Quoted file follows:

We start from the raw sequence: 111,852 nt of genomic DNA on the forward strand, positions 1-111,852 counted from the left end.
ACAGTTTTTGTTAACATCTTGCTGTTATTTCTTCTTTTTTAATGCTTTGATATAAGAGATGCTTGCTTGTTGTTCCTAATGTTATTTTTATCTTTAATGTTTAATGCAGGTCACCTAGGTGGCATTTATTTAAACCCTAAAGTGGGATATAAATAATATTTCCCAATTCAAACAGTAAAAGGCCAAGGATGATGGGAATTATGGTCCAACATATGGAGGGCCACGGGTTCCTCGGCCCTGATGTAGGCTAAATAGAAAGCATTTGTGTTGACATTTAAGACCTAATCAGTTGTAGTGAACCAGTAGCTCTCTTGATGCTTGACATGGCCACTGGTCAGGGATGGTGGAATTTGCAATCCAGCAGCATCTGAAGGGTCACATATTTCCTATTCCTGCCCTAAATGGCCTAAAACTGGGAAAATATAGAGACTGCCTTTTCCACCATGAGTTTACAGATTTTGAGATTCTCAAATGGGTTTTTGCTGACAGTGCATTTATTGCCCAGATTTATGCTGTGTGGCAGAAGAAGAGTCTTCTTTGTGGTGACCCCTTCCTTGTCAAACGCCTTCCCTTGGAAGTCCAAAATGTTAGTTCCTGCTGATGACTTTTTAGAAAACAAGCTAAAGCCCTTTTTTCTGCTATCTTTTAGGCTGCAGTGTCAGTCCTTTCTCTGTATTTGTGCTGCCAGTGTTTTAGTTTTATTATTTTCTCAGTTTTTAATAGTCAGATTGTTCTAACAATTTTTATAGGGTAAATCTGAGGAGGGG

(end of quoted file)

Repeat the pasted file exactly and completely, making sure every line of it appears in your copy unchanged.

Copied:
We start from the raw sequence: 111,852 nt of genomic DNA on the forward strand, positions 1-111,852 counted from the left end.
ACAGTTTTTGTTAACATCTTGCTGTTATTTCTTCTTTTTTAATGCTTTGATATAAGAGATGCTTGCTTGTTGTTCCTAATGTTATTTTTATCTTTAATGTTTAATGCAGGTCACCTAGGTGGCATTTATTTAAACCCTAAAGTGGGATATAAATAATATTTCCCAATTCAAACAGTAAAAGGCCAAGGATGATGGGAATTATGGTCCAACATATGGAGGGCCACGGGTTCCTCGGCCCTGATGTAGGCTAAATAGAAAGCATTTGTGTTGACATTTAAGACCTAATCAGTTGTAGTGAACCAGTAGCTCTCTTGATGCTTGACATGGCCACTGGTCAGGGATGGTGGAATTTGCAATCCAGCAGCATCTGAAGGGTCACATATTTCCTATTCCTGCCCTAAATGGCCTAAAACTGGGAAAATATAGAGACTGCCTTTTCCACCATGAGTTTACAGATTTTGAGATTCTCAAATGGGTTTTTGCTGACAGTGCATTTATTGCCCAGATTTATGCTGTGTGGCAGAAGAAGAGTCTTCTTTGTGGTGACCCCTTCCTTGTCAAACGCCTTCCCTTGGAAGTCCAAAATGTTAGTTCCTGCTGATGACTTTTTAGAAAACAAGCTAAAGCCCTTTTTTCTGCTATCTTTTAGGCTGCAGTGTCAGTCCTTTCTCTGTATTTGTGCTGCCAGTGTTTTAGTTTTATTATTTTCTCAGTTTTTAATAGTCAGATTGTTCTAACAATTTTTATAGGGTAAATCTGAGGAGGGG